Archive for the ‘neighborhoods’ Category

Transitions in Bay Ridge

Sunday, February 16th, 2014

Tim McLoughlin in the New York Times writes about the Danish Athletic Club on 65th Street in Bay Ridge, Brooklyn. As the Scandinavian population in Bay Ridge dwindles, the club is finding a new clientele among Mexican immigrant families. Manager Reidun Thompson says, “They are like the Norwegians. They work hard, they play hard.”

Brooklyn’s Scandinavian history also lives on in the Scandinavian East Coast Museum. This project, incorporated in 1996 by the dynamo Victoria Hofmo, is still seeking a permanent home, but its website offers histories (written & oral), genealogical information, photos and videos, and a terrific map of old 8th Avenue from 54th to 60th St.

In the meantime they will be celebrating Fastelavn, the Danish Mardi Gras, on Sunday, February 23, and Viking Fest on May 17. Show them some love!

Imagine yourself drinking beer in 1870

Saturday, January 19th, 2013
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Lower East Side Tenement Museum

The Lower East Side Tenement Museum has a new tour: Shop Life, which includes the re-creation of an 1870s German saloon along with stories and pictures from other retail businesses that have been part of 97 Orchard Street over the decades.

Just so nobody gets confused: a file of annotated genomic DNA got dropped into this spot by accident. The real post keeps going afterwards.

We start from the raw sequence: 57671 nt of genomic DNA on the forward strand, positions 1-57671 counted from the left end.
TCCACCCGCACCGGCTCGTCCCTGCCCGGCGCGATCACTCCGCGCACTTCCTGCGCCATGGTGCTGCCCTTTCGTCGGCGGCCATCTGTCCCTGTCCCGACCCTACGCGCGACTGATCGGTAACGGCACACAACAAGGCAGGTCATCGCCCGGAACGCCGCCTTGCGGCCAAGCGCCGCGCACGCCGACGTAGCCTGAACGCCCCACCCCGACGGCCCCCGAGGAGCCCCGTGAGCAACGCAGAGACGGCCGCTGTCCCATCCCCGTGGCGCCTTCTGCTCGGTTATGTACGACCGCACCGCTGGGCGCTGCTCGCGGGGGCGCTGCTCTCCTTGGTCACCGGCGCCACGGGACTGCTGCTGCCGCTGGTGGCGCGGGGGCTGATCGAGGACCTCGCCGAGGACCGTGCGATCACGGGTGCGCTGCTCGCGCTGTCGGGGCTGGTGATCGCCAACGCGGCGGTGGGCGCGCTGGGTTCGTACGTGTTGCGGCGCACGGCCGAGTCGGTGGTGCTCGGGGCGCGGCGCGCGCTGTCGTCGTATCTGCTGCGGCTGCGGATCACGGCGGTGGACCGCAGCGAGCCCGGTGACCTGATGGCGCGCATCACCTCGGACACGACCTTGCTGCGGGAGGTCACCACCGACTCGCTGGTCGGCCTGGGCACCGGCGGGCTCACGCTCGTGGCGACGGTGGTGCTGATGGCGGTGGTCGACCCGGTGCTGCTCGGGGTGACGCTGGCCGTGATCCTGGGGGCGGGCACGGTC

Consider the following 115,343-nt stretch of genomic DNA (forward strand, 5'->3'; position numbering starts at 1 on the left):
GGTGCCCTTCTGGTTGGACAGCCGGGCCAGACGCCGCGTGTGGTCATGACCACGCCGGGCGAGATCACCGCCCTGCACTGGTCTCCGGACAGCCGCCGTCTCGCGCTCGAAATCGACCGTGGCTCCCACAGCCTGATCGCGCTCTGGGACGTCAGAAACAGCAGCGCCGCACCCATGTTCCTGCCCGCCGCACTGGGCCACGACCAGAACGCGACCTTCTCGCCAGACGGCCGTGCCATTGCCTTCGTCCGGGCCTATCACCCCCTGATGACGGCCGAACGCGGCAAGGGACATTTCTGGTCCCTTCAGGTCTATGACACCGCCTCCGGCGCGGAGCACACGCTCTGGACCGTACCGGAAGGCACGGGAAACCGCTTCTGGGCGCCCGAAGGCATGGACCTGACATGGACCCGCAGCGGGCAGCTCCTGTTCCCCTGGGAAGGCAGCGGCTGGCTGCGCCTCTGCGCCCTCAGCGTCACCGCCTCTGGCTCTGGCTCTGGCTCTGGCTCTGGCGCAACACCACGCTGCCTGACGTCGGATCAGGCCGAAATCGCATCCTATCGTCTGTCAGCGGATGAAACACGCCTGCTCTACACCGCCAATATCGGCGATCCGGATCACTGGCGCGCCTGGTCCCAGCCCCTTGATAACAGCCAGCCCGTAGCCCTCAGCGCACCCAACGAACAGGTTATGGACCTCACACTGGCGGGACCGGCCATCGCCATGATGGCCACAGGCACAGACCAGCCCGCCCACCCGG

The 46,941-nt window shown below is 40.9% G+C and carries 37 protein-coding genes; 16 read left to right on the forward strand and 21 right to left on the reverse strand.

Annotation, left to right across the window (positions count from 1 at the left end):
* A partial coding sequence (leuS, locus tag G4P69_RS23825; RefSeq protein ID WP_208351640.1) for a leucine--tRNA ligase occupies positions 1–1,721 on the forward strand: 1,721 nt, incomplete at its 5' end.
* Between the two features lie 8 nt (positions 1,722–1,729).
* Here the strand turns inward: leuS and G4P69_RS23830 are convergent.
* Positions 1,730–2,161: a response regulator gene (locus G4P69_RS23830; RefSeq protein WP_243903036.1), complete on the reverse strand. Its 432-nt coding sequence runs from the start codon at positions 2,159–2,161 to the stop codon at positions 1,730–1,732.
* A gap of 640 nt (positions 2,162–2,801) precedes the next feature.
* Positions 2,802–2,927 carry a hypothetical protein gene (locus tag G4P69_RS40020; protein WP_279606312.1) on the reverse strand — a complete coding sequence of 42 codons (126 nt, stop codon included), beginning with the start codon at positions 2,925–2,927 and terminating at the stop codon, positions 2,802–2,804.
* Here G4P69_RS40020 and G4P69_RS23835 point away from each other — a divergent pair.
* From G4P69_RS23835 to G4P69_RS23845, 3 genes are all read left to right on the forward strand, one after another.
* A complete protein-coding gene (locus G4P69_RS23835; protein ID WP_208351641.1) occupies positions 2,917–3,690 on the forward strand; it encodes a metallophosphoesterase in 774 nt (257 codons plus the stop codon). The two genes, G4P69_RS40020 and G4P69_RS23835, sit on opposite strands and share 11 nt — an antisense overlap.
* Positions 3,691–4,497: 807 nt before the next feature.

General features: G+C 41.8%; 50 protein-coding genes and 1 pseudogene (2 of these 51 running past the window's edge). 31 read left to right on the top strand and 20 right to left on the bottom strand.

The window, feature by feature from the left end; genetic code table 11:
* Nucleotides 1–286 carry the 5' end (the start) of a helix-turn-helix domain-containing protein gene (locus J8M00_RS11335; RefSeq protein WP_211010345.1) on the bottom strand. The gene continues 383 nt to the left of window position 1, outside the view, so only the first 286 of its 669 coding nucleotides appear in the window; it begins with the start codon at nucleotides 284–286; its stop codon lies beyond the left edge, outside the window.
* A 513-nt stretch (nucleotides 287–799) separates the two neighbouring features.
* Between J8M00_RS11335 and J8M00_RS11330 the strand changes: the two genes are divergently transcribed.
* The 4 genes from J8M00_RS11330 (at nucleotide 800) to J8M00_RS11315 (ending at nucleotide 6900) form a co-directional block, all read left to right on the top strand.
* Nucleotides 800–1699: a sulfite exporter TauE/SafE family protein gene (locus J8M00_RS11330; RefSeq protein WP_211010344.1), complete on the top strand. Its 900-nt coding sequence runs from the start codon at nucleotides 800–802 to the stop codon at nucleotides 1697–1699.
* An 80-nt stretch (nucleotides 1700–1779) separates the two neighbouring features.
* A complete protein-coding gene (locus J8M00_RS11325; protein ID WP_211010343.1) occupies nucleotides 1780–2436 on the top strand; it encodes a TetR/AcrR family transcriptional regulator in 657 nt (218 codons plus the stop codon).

The saloon is a beautiful warm space, although dimly lit—and, our guide Claudia told us, in the days of kerosene lanterns it probably would have been dimmer still. Besides a fine wooden bar and nice furniture, there’s a table in the corner laid out with the same food you find in Germany today—sausage, eggs, bread. (Unfortunately the repast was only a model—while it would be wonderful to have a live experience in the saloon, with food and drink and music, that would be too much to ask of the museum. But you can find Germans drinking beer at Der Schwarze Kölner in Fort Greene.) Beyond the saloon is a little office room, then a tiny kitchen, then a well-furnished small bedroom. 

Claudia raised some good points about the importance of the wife’s unpaid labor (a great book about female lives & labor back in the day, if you’re interested, is Olwen Hufton’s The Prospect Before Her) and the controversy about New York’s blue laws, which forbade alcohol sales on Sunday—in German culture, the day the families liked to enjoy a few beers together after church.